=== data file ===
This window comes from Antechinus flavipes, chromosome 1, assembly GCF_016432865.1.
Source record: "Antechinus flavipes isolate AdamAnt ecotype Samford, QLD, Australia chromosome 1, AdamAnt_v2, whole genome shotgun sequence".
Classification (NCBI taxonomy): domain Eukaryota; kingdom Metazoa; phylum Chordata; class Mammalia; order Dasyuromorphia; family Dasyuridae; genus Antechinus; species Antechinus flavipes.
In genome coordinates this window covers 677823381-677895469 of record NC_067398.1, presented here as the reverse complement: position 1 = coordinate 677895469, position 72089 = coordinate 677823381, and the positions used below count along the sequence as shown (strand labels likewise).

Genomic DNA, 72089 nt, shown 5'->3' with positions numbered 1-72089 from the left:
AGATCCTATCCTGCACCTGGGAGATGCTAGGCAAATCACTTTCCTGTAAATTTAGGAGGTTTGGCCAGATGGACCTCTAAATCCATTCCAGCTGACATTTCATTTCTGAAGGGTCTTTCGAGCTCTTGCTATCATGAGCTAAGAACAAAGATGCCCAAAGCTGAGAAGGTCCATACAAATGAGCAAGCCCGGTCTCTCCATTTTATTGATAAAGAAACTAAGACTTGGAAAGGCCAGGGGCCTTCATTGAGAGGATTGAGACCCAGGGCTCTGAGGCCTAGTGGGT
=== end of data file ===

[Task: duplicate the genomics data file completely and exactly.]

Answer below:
This window comes from Antechinus flavipes, chromosome 1, assembly GCF_016432865.1.
Source record: "Antechinus flavipes isolate AdamAnt ecotype Samford, QLD, Australia chromosome 1, AdamAnt_v2, whole genome shotgun sequence".
Classification (NCBI taxonomy): domain Eukaryota; kingdom Metazoa; phylum Chordata; class Mammalia; order Dasyuromorphia; family Dasyuridae; genus Antechinus; species Antechinus flavipes.
In genome coordinates this window covers 677823381-677895469 of record NC_067398.1, presented here as the reverse complement: position 1 = coordinate 677895469, position 72089 = coordinate 677823381, and the positions used below count along the sequence as shown (strand labels likewise).

Genomic DNA, 72089 nt, shown 5'->3' with positions numbered 1-72089 from the left:
AGATCCTATCCTGCACCTGGGAGATGCTAGGCAAATCACTTTCCTGTAAATTTAGGAGGTTTGGCCAGATGGACCTCTAAATCCATTCCAGCTGACATTTCATTTCTGAAGGGTCTTTCGAGCTCTTGCTATCATGAGCTAAGAACAAAGATGCCCAAAGCTGAGAAGGTCCATACAAATGAGCAAGCCCGGTCTCTCCATTTTATTGATAAAGAAACTAAGACTTGGAAAGGCCAGGGGCCTTCATTGAGAGGATTGAGACCCAGGGCTCTGAGGCCTAGTGGGT